While The Lightbox is closed to the public and our team are working remotely, we've found ourselves missing being in our building quite a lot. Here, Director Marilyn Scott brings a new series of blogs dedicated to The Lightbox and its rich history.

Delve into the story behind The Lightbox's architecture, before continuing.

When the design process for the new Lightbox building got underway, one of the core principles was that wherever we could feature artist’s work as part of the building, we would try to realise this. It was going to be a building largely dedicated to art (and also, of course, local heritage) so it seemed highly appropriate that some of the permanent features would be artist-designed and made.

We examined the architects' plans and working with Marks Barfield, we quickly identified features which would benefit from creative input. The first and probably the most striking was the pattern of the gold and silver tiles on two sides of the building. We worked with a company called Greyworld who, inspired by the proximity to the canal and the wildlife living in and around, selected a colour palette ranging from deep gold to pale silver - simulating fish scales. The scales wrap around the main façade and give the building its wonderful glow in the sunshine.

Tiles from the Canal © JP Bland

Below the tiles, a long window was planned so visitors inside would always be able to see the world outside and those driving down Victoria Way would be able to glimpse a tantalising view inside the gallery when passing. We were keen to think of the building at night-time as well as during the day, so a light installation was proposed. We worked with light artist, Peter Freeman, who came up with the amazing idea of using a combination of tiny changing coloured lights - visible at night time, combined with dichroic glass which reflects different colours into the building in the day. This has become such a feature of the building that I think we now take the wonderful effects for granted, including the fact that every time someone walks into the building the light sequence changes - a subtle but effective design.

The Lightbox DNA and light installation © Peter Cook

We were always aware that for security reasons, our courtyard garden would need to be gated. However, there was no reason to say that these gates couldn't be a welcoming beginning of the artistic journey into The Lightbox building. A local artist, Clare Robertson, designed wonderful gates influenced by the natural forms she found on the canal-side and these were produced in wrought iron by local foundry Burvills.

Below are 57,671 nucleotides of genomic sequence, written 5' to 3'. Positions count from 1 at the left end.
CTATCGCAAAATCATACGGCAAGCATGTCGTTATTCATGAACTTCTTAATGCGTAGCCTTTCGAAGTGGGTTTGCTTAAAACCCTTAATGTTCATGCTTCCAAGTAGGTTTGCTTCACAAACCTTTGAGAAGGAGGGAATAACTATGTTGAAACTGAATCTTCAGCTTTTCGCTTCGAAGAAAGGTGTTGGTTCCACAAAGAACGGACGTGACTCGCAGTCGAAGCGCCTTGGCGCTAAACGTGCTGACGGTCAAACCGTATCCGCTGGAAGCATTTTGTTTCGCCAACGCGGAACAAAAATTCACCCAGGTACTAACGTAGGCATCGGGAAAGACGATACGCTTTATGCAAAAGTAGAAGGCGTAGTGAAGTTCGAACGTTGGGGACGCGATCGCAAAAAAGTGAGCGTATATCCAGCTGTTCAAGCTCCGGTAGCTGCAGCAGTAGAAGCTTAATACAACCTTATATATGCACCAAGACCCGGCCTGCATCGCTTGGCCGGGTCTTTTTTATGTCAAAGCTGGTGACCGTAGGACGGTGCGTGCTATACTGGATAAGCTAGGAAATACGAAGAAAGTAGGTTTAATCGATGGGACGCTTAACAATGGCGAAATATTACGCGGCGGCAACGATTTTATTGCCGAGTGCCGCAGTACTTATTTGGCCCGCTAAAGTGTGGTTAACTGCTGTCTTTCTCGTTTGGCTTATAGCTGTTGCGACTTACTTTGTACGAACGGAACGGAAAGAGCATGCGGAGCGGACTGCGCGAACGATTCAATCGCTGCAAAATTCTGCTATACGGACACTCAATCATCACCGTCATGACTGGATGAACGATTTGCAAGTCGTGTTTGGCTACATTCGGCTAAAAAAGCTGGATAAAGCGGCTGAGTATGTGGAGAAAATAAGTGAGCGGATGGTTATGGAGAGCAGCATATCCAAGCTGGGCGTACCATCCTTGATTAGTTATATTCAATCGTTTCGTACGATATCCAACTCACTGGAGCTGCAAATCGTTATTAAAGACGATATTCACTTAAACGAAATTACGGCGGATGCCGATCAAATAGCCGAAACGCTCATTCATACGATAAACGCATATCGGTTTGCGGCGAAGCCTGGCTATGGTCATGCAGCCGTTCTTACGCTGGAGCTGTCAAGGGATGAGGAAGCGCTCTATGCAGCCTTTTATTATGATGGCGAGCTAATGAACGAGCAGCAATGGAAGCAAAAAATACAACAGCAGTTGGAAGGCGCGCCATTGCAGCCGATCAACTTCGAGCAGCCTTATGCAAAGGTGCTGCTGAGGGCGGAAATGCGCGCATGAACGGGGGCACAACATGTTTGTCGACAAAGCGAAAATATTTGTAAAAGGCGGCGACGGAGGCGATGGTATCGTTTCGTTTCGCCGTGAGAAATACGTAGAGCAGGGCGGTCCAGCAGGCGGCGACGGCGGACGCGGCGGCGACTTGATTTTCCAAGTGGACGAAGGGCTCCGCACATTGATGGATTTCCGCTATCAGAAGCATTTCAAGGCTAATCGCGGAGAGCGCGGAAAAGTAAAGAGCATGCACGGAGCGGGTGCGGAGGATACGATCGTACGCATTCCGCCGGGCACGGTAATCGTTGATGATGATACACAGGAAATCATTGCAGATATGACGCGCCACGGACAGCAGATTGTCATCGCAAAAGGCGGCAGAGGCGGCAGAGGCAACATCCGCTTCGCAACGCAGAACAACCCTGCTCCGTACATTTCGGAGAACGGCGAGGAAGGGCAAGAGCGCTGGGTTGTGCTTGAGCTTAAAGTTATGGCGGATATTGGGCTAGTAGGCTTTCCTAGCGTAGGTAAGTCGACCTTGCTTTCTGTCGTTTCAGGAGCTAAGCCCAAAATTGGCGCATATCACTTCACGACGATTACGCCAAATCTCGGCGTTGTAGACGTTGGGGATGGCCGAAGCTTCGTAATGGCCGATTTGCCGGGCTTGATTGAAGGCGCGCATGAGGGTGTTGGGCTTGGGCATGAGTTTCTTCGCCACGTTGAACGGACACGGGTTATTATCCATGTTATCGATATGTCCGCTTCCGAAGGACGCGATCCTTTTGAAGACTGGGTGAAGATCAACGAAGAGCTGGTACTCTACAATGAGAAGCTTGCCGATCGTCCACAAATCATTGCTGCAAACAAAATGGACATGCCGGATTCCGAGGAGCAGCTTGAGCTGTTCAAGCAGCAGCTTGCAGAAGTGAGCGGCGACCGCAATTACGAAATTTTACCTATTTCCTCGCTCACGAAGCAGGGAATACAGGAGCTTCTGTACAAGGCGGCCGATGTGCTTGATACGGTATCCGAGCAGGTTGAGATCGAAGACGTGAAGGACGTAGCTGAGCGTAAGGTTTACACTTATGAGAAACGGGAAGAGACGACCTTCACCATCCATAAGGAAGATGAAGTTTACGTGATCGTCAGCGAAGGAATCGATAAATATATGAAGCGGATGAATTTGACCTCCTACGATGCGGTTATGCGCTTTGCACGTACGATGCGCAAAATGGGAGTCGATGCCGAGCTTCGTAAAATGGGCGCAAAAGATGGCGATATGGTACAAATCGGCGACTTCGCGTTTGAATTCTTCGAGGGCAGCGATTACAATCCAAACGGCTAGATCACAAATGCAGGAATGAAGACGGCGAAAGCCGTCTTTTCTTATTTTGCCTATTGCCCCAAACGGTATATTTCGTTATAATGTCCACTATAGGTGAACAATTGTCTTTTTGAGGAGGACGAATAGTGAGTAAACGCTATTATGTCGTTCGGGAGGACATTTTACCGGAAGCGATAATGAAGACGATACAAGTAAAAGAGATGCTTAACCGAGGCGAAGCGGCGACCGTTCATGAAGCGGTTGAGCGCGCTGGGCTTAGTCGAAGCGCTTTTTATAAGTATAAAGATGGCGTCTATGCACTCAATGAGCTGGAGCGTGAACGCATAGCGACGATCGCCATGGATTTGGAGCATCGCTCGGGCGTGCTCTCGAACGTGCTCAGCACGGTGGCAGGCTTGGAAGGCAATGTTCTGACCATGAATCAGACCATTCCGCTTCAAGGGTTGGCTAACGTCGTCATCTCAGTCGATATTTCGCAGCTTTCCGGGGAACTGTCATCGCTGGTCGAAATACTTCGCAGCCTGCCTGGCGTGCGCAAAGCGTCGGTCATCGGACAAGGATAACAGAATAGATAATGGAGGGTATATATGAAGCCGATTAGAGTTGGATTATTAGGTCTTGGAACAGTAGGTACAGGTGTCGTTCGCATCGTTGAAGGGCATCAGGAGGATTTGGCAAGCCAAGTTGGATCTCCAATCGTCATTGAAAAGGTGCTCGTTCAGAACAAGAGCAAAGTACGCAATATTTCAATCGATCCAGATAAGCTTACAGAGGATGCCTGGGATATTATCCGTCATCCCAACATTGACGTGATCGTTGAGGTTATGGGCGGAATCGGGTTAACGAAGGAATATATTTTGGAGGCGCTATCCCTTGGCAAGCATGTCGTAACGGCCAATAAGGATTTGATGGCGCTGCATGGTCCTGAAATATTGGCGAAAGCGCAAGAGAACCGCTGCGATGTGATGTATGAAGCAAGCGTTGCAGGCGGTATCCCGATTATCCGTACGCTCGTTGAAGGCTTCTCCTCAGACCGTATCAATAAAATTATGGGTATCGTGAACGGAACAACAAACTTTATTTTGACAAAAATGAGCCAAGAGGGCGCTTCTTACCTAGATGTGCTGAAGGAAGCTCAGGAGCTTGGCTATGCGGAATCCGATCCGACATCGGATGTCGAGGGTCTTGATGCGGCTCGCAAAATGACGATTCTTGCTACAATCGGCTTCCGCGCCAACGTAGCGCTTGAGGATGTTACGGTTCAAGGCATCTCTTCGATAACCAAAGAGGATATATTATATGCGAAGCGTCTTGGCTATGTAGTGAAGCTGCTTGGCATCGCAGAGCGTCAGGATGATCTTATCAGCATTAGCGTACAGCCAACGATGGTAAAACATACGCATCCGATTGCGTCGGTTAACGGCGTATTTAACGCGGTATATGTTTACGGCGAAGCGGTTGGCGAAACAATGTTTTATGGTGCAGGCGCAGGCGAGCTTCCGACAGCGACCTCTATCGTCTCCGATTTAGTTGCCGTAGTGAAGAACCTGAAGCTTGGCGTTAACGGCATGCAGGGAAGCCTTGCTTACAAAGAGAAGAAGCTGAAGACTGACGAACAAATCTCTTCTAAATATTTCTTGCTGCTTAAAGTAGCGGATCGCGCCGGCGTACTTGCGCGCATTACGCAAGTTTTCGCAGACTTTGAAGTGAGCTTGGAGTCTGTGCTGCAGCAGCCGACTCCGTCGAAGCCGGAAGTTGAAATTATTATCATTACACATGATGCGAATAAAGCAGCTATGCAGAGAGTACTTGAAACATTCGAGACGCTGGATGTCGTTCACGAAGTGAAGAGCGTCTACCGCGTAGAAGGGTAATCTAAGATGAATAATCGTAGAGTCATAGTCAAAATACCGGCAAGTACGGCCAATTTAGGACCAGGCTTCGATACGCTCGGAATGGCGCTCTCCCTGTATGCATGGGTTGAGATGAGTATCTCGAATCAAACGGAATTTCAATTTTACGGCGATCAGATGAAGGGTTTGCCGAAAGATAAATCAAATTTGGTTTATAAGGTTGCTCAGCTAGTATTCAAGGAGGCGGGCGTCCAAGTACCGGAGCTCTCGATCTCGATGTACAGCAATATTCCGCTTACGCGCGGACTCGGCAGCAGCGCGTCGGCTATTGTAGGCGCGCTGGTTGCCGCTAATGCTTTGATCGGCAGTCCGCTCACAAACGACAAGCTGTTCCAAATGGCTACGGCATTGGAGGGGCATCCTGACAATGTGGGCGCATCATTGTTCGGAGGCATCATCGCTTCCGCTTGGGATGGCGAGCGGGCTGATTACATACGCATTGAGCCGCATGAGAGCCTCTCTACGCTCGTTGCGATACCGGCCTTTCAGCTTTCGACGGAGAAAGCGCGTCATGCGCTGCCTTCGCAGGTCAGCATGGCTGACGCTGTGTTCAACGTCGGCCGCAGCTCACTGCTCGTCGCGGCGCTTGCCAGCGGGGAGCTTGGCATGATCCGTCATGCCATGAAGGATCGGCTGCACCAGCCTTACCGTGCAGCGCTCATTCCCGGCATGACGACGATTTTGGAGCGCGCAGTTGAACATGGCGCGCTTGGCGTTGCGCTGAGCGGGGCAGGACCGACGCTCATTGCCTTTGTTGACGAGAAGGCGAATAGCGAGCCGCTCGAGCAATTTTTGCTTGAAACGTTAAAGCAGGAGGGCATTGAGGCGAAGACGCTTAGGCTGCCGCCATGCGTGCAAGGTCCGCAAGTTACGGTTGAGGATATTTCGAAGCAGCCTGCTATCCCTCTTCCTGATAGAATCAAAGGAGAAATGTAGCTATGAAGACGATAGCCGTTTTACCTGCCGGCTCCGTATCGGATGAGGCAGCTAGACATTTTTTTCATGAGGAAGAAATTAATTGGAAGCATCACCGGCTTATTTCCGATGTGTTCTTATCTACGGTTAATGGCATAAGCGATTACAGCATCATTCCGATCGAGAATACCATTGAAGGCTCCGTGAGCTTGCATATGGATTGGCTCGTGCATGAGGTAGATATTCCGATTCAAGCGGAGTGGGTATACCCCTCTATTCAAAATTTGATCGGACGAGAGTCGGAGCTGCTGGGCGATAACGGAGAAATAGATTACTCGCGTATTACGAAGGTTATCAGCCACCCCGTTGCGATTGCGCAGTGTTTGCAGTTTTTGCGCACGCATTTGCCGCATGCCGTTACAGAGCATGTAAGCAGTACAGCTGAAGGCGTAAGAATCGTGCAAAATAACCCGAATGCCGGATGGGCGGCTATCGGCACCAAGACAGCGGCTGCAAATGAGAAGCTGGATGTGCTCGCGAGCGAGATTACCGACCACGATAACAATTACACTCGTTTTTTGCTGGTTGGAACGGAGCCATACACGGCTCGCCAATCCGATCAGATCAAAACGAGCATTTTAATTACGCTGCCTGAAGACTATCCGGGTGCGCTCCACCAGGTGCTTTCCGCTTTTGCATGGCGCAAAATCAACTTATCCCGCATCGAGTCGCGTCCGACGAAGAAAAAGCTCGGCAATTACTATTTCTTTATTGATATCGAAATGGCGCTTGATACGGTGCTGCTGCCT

In the garden and throughout the building, we wanted lots of lovely benches and so we found a craftsman from Sussex, Alun Heslop, who produced the most elegantly shaped oak benches that still grace the building and garden today.

To continue the fishing theme, local artist Mike Savage produced metal fish formed from the left-over tiles from the façade. These were placed around the garden, between the planting, and they were all-time bestsellers when our Shop opened in 2007.

Above the stairwell hangs ‘Wave’ which was the marvellous result of our failed attempt to be in the Guinness Book of Records. To draw attention to the new museum and gallery and capture the public’s imagination, we launched an attempt to collect the most handprints in the world. We knew it was highly unlikely we could beat the record, which was several hundreds of thousands, but it made a good story and gave us something to focus on when we went to local fetes and fairs to advertise that a new museum was coming to Woking. We asked for people to give their handprints in coloured paint and promised they could see them when the museum finally opened.

Of course, we had not given too much thought to how this might be achieved, being far more focused on beating the record. When the project ended, we were left with several thousand coloured handprints and a pledge to display them in the building. Two artists, Danny Greany and Malcolm Taylor, accepted a commission to create an installation which involved the cutting and laminating all the handprints, and assembling them on a wire frame.

The clever thing about their design was that as it hangs in the air flow from the window vents, the hands do continually move and wave. To this day, 'Wave' is one of the most loved and remarked-upon pieces in the building and has only ever been moved once, when we staged a Leonardo da Vinci exhibition and it was replaced by one of Leonardo’s giant flying constructions.

For weekly updates from our Director, Marilyn Scott, browse our blog.